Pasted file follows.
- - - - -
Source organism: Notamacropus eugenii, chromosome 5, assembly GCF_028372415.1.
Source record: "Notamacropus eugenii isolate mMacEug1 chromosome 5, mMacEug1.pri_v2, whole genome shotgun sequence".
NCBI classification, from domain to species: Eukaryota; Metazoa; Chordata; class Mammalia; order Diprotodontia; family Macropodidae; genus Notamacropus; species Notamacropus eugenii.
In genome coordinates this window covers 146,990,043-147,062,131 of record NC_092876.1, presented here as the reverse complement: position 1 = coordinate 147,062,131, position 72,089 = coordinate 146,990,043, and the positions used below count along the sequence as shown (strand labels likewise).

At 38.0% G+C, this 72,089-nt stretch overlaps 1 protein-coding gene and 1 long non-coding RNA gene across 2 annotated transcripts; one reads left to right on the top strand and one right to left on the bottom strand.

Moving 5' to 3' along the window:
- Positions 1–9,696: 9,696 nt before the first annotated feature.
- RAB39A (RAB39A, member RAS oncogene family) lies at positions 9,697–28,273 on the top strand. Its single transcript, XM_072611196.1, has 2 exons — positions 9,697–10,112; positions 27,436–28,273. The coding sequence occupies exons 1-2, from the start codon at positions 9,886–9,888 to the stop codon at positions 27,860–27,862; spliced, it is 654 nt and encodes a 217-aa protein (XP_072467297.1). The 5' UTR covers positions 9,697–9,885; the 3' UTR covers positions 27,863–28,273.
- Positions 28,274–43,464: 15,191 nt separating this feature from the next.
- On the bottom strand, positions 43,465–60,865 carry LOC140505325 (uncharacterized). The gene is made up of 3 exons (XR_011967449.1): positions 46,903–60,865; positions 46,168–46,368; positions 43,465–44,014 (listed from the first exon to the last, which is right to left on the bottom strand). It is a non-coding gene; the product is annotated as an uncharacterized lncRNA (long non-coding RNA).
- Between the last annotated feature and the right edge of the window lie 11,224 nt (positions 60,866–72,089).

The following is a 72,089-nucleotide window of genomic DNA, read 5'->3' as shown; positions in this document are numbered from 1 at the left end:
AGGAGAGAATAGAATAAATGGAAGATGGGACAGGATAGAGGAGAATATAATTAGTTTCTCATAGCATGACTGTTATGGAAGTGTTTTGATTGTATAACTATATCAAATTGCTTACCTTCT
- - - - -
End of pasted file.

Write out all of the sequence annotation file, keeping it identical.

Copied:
Source organism: Notamacropus eugenii, chromosome 5, assembly GCF_028372415.1.
Source record: "Notamacropus eugenii isolate mMacEug1 chromosome 5, mMacEug1.pri_v2, whole genome shotgun sequence".
NCBI classification, from domain to species: Eukaryota; Metazoa; Chordata; class Mammalia; order Diprotodontia; family Macropodidae; genus Notamacropus; species Notamacropus eugenii.
In genome coordinates this window covers 146,990,043-147,062,131 of record NC_092876.1, presented here as the reverse complement: position 1 = coordinate 147,062,131, position 72,089 = coordinate 146,990,043, and the positions used below count along the sequence as shown (strand labels likewise).

At 38.0% G+C, this 72,089-nt stretch overlaps 1 protein-coding gene and 1 long non-coding RNA gene across 2 annotated transcripts; one reads left to right on the top strand and one right to left on the bottom strand.

Moving 5' to 3' along the window:
- Positions 1–9,696: 9,696 nt before the first annotated feature.
- RAB39A (RAB39A, member RAS oncogene family) lies at positions 9,697–28,273 on the top strand. Its single transcript, XM_072611196.1, has 2 exons — positions 9,697–10,112; positions 27,436–28,273. The coding sequence occupies exons 1-2, from the start codon at positions 9,886–9,888 to the stop codon at positions 27,860–27,862; spliced, it is 654 nt and encodes a 217-aa protein (XP_072467297.1). The 5' UTR covers positions 9,697–9,885; the 3' UTR covers positions 27,863–28,273.
- Positions 28,274–43,464: 15,191 nt separating this feature from the next.
- On the bottom strand, positions 43,465–60,865 carry LOC140505325 (uncharacterized). The gene is made up of 3 exons (XR_011967449.1): positions 46,903–60,865; positions 46,168–46,368; positions 43,465–44,014 (listed from the first exon to the last, which is right to left on the bottom strand). It is a non-coding gene; the product is annotated as an uncharacterized lncRNA (long non-coding RNA).
- Between the last annotated feature and the right edge of the window lie 11,224 nt (positions 60,866–72,089).

The following is a 72,089-nucleotide window of genomic DNA, read 5'->3' as shown; positions in this document are numbered from 1 at the left end:
AGGAGAGAATAGAATAAATGGAAGATGGGACAGGATAGAGGAGAATATAATTAGTTTCTCATAGCATGACTGTTATGGAAGTGTTTTGATTGTATAACTATATCAAATTGCTTACCTTCT